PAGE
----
The district court correctly held that “[a] party's strong disagreement with the Court's ruling is not sufficient for there to be a ‘substantial ground for difference.’ “ That settled law might be applied differently does not establish a substantial ground for difference of opinion. See, e.g., Bush v. Adams, 629 F.Supp.2d 468, 475 (E.D.Pa.2009); Hansen v. Schubert, 459 F.Supp.2d 973, 1000 (E.D.Cal.2006); Judicial Watch, Inc. v. Nat'l Energy Policy Dev. Group, 233 F.Supp.2d 16, 19-20 (D.D.C.2002). Significantly, defendants have not provided a single case that conflicts with the district court's construction or application of California Penal Code § 319. See Union County, 525 F.3d at 647 (“ ‘While identification of a sufficient number of conflicting and contradictory opinions would provide substantial ground for disagreement,’ the County offered no such Iowa opinions, statutes or rules, and ‘a dearth of cases' does not constitute ‘substantial ground for difference of opinion.’ “ (quoting White v. Nix, 43 F.3d 374, 378 (8th Cir.1994))).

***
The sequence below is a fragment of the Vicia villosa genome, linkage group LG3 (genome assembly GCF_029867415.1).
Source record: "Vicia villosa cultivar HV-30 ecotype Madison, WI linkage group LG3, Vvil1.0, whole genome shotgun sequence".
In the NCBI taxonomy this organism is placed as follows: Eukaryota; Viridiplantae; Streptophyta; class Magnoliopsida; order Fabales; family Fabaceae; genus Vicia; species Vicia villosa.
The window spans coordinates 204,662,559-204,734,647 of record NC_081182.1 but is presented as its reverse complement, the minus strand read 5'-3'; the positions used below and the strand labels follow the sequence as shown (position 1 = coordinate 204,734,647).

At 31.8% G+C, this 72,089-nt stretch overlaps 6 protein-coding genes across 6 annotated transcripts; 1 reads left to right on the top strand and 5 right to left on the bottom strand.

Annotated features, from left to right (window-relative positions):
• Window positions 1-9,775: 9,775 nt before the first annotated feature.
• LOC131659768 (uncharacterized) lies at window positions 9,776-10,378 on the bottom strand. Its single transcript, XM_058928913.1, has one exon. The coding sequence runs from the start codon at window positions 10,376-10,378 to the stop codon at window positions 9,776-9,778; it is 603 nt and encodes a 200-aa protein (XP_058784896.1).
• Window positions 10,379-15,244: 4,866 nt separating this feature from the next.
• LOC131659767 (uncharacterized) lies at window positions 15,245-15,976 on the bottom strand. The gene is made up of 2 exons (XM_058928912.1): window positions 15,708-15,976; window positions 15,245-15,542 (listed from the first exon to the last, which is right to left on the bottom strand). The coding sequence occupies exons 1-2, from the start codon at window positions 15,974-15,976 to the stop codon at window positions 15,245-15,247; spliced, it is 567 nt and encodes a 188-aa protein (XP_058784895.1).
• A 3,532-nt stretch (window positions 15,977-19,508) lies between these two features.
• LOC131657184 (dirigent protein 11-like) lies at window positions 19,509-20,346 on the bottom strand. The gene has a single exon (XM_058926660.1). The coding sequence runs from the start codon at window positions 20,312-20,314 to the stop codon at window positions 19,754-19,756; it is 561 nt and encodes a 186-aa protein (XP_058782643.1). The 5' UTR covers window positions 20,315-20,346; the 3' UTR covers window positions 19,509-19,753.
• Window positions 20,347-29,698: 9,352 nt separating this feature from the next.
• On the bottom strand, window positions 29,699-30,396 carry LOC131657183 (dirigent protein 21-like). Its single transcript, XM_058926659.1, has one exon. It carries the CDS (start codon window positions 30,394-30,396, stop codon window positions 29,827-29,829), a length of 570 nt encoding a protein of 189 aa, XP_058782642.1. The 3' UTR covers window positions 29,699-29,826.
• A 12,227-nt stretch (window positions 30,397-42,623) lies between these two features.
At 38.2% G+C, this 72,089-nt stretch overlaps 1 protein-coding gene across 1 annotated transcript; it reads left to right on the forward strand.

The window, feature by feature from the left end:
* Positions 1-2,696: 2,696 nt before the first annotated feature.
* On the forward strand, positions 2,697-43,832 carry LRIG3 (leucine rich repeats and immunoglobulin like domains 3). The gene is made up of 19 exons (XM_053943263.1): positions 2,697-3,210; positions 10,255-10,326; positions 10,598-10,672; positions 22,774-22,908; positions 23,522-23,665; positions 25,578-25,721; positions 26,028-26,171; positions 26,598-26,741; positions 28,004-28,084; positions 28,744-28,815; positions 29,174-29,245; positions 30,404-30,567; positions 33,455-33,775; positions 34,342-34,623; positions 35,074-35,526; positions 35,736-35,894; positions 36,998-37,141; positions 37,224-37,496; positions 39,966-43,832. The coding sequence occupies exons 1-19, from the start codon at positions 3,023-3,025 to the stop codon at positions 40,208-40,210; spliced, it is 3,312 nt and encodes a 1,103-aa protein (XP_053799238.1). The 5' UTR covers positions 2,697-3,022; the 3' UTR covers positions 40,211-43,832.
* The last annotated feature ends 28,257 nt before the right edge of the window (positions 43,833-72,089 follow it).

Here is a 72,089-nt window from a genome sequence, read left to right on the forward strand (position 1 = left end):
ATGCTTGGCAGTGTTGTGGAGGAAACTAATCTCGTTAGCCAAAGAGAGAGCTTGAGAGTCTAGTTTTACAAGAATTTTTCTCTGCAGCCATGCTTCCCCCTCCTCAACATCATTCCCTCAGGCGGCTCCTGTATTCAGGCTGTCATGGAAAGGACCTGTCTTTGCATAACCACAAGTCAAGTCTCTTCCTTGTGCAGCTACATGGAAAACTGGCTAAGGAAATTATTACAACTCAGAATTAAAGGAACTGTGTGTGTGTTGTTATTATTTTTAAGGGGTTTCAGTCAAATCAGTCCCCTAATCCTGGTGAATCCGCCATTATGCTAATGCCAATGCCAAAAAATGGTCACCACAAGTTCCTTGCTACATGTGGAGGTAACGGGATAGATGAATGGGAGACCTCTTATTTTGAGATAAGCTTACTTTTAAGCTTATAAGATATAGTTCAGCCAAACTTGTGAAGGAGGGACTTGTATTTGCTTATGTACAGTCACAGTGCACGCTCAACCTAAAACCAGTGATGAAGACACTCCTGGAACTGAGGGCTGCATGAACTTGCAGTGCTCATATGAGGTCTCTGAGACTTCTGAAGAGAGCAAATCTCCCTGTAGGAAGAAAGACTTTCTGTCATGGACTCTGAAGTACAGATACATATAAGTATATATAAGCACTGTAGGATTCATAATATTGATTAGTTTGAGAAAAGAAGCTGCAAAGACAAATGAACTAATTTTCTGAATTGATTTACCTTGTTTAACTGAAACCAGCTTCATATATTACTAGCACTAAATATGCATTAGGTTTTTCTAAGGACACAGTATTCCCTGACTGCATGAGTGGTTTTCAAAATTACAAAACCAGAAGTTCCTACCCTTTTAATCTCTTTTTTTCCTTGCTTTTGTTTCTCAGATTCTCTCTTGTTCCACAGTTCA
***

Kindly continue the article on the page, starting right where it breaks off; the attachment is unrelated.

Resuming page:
The district court also correctly concluded that the 2005 advisory opinion from the California Attorney General's Division of Gambling Control addressing “jackpot poker” failed to demonstrate a substantial ground for difference of opinion. The advisory opinion does not provide the factual context of the underlying game in question, making meaningful analysis and comparison impossible. More fundamentally, the presence of a single, non-binding, advisory opinion by a division of the California Attorney General's office is not a “substantial” ground for disagreement as to the controlling law.